The surface of the paintings is uneven in colour and texture. The colour of the paintings, which is mostly red comes in varying shades: some bright, others a faded maroon. The subjects of paintings are human beings and plenty of animals. One can identify the wild elephants, bisons, tigers, leopards, monkeys, snakes, different species of birds, rhinos, beer, water animals, foxes, cows, bullocks as well as the camels. The familiar sight of a camel caravan in the deserts of Rajasthan are right there on the walls of Chaturbhujnath Nala rock shelters. The people, usually men, are sometimes stick figures, at others two triangles linked by straight lines, with clothes and without. There are only outlines of human beings as well as solid figures. These paintings made thousands and thousands of years before the Christian era are speedy, tell stories and have drama in them. There are events from their daily lives together with exotic geometric patterns. Most of the paintings are in shades of red, although one does see the occasional yellow and white.
Daraki-Chattan Cave survey Bhanpura
Archaeological Survey of India took up Daraki-Chattan region as a case for the study of early petroglyphs in India. Daraki-Chattanâ "a rock shelter within the Vindhyan mountains overviewing River Rewaâ" is situated near Bhanpura in district Mandsaur, Madhya Pradesh. Daraki-Chattan reveals the hoary past of the extensive rock art in this cave beyond doubt. Excavation at Daraki-Chattan was carried out by Dr Giriraj Kumar (Dayalbagh Educational Institute, Agra) with technical support from the Archaeological Survey of India (Bhopal Circle). The excavation at Daraki-Chattan revealed immense information on the cultural occupation of the site. The collection of stone artifact assemblage from the excavation undoubtedly reveals that the shelter was occupied by the Acheulian man. Interestingly enough, Bhanpura town, close to the Daraki-Chattan site, and its adjoining area have been continuously under occupation by man of different cultural periods since the Acheulian times. Daraki-Chattan is a local name of a hill near village Bhanpura in the Vindhyans that has a series of rock shelters.
In Tourist Place it is Beautiful Town with two sides Hill and Pilgirm Place called BadaMahadev which has waterfall of about 70 m height, ChotaMahadev is very beautiful place located on hill, around 2 km from Bhanpura, At a Distance of 20 km from here Gandhi Sagar Sanctuary it is biggest dam in Madhya Pradesh Museum at the Bhanpua you can see the Palace of King,and many antique Sculpture, and hidden caves in the Well.
Hinglajgarh (हिंगलाजगढ़) or Hinglaj Fort is an ancient fort situated near village Navali in Bhanpura tehsil of Mandsaur district in Madhya Pradesh. Its coordinates are Latitude 25°30' N and Longitude 65°31' E. It is situated at a distance of 165 km from Mandsaur town and 26 km from Bhanpura town in Madhya Pradesh. This fort has been at its peak of grandeur during Parmara rule. There are many artistic sculptures of various periods in this fort. The Nandi and Uma-Maheshwar sculptures were sent from here to France and Washington for display in India festivals and left a mark at International levels. The Hinglajgarh had been centre of excellence in craftmanship of sculptures for about 800 years. The statues recovered from this fort are from Guptas period to Parmara period. The most ancient statues are from 4-5th century AD. 5 km ki distance pr Bada Mahadev Or Chota Mahadev Hai.
Gandhi Sagar Sanctuary
Gandhi Sagar Sanctuary is wildlife sanctuary situated on the northern boundary of Mandsaur and Nimach districts in Madhya Pradesh, India. It is spread over an area of 368.62 km squire adjoining Rajasthan state in India. It was notified in 1974 and more area was added in 1983. The Chambal River passes through the sanctuary and divides into two parts. The western part is in Nimach district and eastern part is in Mandsaur district.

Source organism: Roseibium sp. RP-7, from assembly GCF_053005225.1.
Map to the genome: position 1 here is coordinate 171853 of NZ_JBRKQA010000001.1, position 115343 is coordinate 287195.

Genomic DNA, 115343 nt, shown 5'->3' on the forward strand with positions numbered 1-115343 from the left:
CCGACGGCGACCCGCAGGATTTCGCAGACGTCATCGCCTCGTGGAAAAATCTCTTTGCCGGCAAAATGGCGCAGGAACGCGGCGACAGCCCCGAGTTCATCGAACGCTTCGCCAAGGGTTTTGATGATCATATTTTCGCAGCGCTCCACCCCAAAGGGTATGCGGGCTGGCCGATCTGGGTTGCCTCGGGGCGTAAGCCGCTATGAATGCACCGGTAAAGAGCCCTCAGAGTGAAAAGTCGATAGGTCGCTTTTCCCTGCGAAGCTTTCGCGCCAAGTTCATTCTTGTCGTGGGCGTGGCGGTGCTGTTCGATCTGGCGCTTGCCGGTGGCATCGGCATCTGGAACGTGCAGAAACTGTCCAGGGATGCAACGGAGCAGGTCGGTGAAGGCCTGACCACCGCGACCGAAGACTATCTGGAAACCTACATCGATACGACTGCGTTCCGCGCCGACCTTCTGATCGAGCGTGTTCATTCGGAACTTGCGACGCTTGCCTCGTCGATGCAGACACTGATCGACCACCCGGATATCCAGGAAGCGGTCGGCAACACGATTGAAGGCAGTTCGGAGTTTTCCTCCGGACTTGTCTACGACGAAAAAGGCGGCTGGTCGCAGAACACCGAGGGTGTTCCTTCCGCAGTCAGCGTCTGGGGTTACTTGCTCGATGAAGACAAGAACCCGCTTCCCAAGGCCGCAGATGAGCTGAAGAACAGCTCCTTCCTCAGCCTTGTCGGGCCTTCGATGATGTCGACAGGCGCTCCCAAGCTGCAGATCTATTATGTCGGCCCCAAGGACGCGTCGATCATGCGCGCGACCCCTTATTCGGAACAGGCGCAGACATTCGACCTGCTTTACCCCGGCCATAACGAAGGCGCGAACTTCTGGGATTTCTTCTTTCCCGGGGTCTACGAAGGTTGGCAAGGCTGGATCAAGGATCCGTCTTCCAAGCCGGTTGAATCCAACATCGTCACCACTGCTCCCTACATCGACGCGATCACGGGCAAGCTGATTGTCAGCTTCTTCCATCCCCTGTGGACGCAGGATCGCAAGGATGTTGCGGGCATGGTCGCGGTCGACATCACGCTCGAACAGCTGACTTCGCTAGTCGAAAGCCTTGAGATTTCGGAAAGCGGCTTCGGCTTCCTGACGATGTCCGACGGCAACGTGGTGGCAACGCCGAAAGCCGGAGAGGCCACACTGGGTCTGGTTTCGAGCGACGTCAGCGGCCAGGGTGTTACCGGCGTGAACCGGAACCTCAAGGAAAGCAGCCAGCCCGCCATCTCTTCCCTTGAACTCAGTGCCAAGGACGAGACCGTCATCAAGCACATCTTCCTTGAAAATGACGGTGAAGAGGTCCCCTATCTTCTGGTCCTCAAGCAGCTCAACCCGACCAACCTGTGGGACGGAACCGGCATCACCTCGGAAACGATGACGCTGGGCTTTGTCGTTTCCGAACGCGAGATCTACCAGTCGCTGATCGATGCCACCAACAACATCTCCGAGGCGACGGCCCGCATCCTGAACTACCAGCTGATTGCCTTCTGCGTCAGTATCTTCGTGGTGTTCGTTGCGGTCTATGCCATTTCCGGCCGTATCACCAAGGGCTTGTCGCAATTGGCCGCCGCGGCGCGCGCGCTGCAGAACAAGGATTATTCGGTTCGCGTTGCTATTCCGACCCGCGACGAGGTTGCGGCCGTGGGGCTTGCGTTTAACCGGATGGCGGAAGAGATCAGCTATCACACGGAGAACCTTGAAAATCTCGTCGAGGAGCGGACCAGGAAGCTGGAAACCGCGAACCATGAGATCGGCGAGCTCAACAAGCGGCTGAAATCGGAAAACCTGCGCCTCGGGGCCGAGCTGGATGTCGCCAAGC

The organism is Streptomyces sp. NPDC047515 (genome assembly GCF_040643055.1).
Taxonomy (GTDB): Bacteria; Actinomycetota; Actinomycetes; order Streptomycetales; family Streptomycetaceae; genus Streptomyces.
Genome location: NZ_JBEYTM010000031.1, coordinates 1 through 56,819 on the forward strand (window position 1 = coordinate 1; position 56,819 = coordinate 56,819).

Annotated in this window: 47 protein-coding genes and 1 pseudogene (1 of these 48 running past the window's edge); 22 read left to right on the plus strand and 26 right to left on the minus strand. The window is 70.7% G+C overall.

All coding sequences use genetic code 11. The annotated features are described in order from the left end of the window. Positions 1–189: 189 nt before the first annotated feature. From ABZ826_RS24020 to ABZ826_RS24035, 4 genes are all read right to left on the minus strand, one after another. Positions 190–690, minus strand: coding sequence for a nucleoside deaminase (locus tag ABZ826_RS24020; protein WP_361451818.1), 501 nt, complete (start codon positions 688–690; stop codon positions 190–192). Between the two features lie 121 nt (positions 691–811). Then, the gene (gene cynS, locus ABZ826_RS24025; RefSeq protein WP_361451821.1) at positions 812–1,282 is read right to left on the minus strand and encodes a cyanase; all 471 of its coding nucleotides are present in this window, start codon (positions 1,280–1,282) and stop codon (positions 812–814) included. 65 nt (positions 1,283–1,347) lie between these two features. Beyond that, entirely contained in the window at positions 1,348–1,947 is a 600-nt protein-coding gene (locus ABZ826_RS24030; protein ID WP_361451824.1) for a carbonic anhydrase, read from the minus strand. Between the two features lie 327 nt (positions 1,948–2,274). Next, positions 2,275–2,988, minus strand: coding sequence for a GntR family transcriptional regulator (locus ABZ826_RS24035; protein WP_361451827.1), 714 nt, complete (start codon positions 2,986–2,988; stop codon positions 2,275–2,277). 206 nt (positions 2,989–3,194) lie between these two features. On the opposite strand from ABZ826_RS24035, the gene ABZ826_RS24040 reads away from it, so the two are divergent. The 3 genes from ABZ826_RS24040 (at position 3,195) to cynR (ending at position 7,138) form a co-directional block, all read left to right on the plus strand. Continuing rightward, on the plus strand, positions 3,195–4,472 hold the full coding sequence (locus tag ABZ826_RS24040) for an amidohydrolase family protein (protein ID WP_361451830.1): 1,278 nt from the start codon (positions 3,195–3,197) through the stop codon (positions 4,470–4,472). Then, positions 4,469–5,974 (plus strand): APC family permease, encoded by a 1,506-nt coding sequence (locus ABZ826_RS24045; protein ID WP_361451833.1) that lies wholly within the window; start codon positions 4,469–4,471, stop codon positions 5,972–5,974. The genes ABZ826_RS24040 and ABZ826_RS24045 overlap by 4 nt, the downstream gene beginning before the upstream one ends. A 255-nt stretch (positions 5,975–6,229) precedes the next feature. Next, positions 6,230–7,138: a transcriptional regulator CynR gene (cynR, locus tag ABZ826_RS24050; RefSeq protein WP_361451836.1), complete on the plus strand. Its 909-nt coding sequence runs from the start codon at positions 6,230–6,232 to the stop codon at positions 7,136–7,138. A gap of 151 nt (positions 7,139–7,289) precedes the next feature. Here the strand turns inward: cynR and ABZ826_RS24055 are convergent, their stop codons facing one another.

In the Field of Education Bhanpura is blessed with many good institutes. There are many professional computer institute, Industrial training Institutes. There are many colleges having courses ranging from B.A,B.com, B.Ed , M.Ed to B.Pharma , Bsc Nursing. Saraswati Vidya Mandir Bhanpura is a very good Hindi medium school. A good residential C.B.S.E. affiliated school of the district is Smt Kamala Saklecha Gyan Mandir situated 4 km from Bhanpura which provides quality education. There is one more CBSE affilaited school called BPS having good facilities.
Places of Religious Importance
Kethuli Jain Temple
Kethuli Jain temple is 21 km from Bhanpura on the Jhalrapatan road. It is a famous 'Atishay KShetra' attracting many Jain pilgrimis. Temple has 500-year-old very attrective murti of Bhagwan Parshwnath. temple is surrounded by a garden and dharmshala having newly built 1 big hall and well furnished 10 rooms.water and electricity is available 24 hours.food facility is available on demand.
- Madhya Pradesh A to Z: MPTDC March, 1994, p.53
- "Archived copy". Archived from the original on 2010-03-01. Retrieved 2009-09-28.
- Usha Agarwal:Mandsaur Zile Ke Puratatvik samarakon ki paryatan ki drishti se sansadhaniyata - Ek Adhyayan, Chirag Prakashan Udaipur, 2007, p. 34
- Usha Agarwal:Mandsaur Zile Ke Puratatvik samarakon ki paryatan ki drishti se sansadhaniyata - Ek Adhyayan, Chirag Prakashan Udaipur, 2007, p. 38
- Falling Rain Genomics, Inc - Bhanpura
- "Census of India 2001: Data from the 2001 Census, including cities, villages and towns (Provisional)". Census Commission of India. Archived from the original on 2004-06-16. Retrieved 2008-11-01.
- T S Sreenivasa Raghavan (2007-01-06). "World's longest rock art chain in Vindhyas". The Times of India. Retrieved 2007-01-07.
- Daraki-Chattan Cave, Madhya Pradesh, Indragarh Hill, Tehsil Bhanpura, district Mandsaur, Madhya Pradesh
- Rajendra Verma:Mandsaur District Gazetteer, p. 289
- Ramlal Kanwal:Prachin Malwa mein Vastukala, p. 185
- Usha Agarwal:Mandsaur Zile Ke Puratatvik samarakon ki paryatan ki drishti se sansadhaniyata - Ek Adhyayan, Chirag Prakashan Udaipur, 2007, p. 42